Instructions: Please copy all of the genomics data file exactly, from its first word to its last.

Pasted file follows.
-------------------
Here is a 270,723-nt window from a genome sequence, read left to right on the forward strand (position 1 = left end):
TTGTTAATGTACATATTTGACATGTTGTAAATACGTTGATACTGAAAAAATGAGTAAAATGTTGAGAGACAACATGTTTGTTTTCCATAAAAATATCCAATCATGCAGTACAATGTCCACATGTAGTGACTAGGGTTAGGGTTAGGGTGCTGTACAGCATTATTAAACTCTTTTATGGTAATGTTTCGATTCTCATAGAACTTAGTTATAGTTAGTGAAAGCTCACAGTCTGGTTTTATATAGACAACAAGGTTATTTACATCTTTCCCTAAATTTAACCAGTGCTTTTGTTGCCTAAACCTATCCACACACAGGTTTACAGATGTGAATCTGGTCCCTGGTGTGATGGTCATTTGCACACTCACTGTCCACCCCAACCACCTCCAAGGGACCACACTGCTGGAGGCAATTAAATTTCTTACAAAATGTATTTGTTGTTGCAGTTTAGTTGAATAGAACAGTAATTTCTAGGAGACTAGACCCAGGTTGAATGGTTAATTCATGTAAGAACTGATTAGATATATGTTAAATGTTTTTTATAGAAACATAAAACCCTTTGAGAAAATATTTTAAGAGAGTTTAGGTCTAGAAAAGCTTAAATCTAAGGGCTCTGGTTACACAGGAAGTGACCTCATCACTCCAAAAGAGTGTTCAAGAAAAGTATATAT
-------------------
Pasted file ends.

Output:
Here is a 270,723-nt window from a genome sequence, read left to right on the forward strand (position 1 = left end):
TTGTTAATGTACATATTTGACATGTTGTAAATACGTTGATACTGAAAAAATGAGTAAAATGTTGAGAGACAACATGTTTGTTTTCCATAAAAATATCCAATCATGCAGTACAATGTCCACATGTAGTGACTAGGGTTAGGGTTAGGGTGCTGTACAGCATTATTAAACTCTTTTATGGTAATGTTTCGATTCTCATAGAACTTAGTTATAGTTAGTGAAAGCTCACAGTCTGGTTTTATATAGACAACAAGGTTATTTACATCTTTCCCTAAATTTAACCAGTGCTTTTGTTGCCTAAACCTATCCACACACAGGTTTACAGATGTGAATCTGGTCCCTGGTGTGATGGTCATTTGCACACTCACTGTCCACCCCAACCACCTCCAAGGGACCACACTGCTGGAGGCAATTAAATTTCTTACAAAATGTATTTGTTGTTGCAGTTTAGTTGAATAGAACAGTAATTTCTAGGAGACTAGACCCAGGTTGAATGGTTAATTCATGTAAGAACTGATTAGATATATGTTAAATGTTTTTTATAGAAACATAAAACCCTTTGAGAAAATATTTTAAGAGAGTTTAGGTCTAGAAAAGCTTAAATCTAAGGGCTCTGGTTACACAGGAAGTGACCTCATCACTCCAAAAGAGTGTTCAAGAAAAGTATATAT